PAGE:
China appointed Li Shangfu, a US-sanctioned general, as defense minister on Sunday in a move that perfectly reflects the turbulent state of relations between Beijing and Washington, with Moscow shadowed in the background. Lee, who is 65 years old and has a long military career linked to the Asian giant’s aerospace program, was blacklisted in the US in 2018, when he was in charge of the weapons department, for his responsibility in procuring fighters and security systems. Russian-made anti-aircraft missiles.
The appointment comes at a time when diplomatic channels between China and the United States are going through a critical period of lack of communication and mistrust due to the tension surrounding Taiwan and Washington’s recent shooting down of a Chinese balloon across the US mainland Don. permission.
Li’s election won approval by the National People’s Congress (China’s legislature) on the day the renewal of key posts for the new government was completed, after Xi Jinping was sworn in as president on Friday for a third term, and that Li Qiang, one of the president’s trusted men and second-in-command, Communist Party, he was elevated to the post of prime minister on Saturday. The parliamentary session ends, on Monday, with a speech by the Head of State, and an appearance by the Prime Minister to the media.
Dr. Lin Yingyu, an assistant professor at Tamkang University (Taiwan), who specializes in the capabilities of the Chinese military, explains that Li Shangfu’s appointment “was expected, not a coincidence.” But keep in mind that the Minister of Defense of the People’s Republic of China basically has no real power. It’s the Central Military Commission [máximo órgano castrense, cuya presidencia ha revalidado Xi Jinping esta semana] Who can lead the People’s Liberation Army.”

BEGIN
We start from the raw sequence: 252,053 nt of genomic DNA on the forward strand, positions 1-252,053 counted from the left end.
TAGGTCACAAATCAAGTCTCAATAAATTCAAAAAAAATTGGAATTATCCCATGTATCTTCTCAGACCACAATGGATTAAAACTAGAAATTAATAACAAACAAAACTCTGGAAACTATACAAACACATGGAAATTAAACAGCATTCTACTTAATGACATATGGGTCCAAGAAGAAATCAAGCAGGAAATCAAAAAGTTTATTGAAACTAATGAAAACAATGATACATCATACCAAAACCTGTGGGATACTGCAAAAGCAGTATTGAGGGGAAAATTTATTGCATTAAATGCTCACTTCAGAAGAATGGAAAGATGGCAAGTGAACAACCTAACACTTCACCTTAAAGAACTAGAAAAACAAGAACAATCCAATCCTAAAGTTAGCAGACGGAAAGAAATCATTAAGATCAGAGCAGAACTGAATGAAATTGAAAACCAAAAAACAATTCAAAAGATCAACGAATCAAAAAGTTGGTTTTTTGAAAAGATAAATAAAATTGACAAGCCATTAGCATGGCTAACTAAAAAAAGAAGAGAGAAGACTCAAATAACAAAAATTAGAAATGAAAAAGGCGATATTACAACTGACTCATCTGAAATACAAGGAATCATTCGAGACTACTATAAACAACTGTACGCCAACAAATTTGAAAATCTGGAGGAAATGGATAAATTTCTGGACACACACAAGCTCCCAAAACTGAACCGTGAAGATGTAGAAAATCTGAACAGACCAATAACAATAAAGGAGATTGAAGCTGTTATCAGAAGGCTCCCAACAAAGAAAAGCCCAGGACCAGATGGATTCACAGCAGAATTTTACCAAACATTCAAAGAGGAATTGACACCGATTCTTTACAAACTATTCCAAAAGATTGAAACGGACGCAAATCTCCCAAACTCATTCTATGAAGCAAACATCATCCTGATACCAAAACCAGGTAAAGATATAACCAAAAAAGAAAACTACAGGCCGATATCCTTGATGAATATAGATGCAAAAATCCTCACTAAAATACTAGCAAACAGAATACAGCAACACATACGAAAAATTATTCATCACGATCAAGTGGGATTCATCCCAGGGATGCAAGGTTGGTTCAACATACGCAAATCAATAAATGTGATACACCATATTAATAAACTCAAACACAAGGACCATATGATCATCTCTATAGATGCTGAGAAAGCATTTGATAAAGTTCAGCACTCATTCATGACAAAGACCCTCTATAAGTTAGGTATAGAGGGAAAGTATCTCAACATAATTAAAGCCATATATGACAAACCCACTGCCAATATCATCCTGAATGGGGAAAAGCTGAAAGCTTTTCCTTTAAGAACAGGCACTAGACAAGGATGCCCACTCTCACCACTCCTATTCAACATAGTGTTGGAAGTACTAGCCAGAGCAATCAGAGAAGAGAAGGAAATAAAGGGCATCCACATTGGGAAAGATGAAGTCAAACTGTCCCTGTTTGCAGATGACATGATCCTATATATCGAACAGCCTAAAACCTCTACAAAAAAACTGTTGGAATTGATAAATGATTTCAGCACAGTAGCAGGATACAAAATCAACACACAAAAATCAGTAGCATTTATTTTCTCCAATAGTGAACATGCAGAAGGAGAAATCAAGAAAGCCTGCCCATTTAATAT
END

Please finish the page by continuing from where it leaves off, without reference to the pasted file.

Sanctions against the new Minister of Defense were born from an earlier era, but the dark clouds we are witnessing today were already looming over the horizon. The Donald Trump administration has imposed them along with a raft of measures directed against Russian companies in order to “impose costs” on Moscow “in response to its interference in the United States’ electoral process, its unacceptable behavior in eastern Ukraine, and other malicious activities,” according to a State Department statement. at that time.
Beijing this week voiced a firm line of defense against mounting US pressure in areas ranging from trade sanctions to blockades in the advanced microchip sector. President Xi, who has been given little finger-pointing, on Monday decried Washington’s strategy aimed at curbing China’s rise. “Western countries, led by the United States, are carrying out complete containment and suppression of China, which is posing unprecedented challenges to our development,” he said. The new foreign minister, Chen Gang, added on Tuesday that if the US “doesn’t hit the brakes”, there is a risk of “conflict”.
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Among the changes approved on Sunday, the ones for Ding Xuexiang, 60, as the highest ranking deputy prime minister, stand out. Deng, a member of the Standing Committee of the Politburo, the Communist Party’s highest body of authority, served as Xi’s chief of staff during his tenure as party secretary in Shanghai and is “one of his most loyal confidants,” according to the institute. Biography of the Washington-based Brookings Institution.
Living, 68, will head the National Development and Reform Commission – the body responsible for planning – the new deputy prime minister in charge of the economy of a country trying to reinvigorate confidence after the pandemic. And it faces potentially devastating geopolitical turmoil with moderate optimism: it expects it to grow by around 5% in 2023, according to projections set by the government last week. Yi Gang, 65, will repeat the post of governor of the People’s Bank of China (the central bank), just like Finance Minister Liu Kun, 66, a gesture with which Beijing appears to want to send a message of stability and credibility.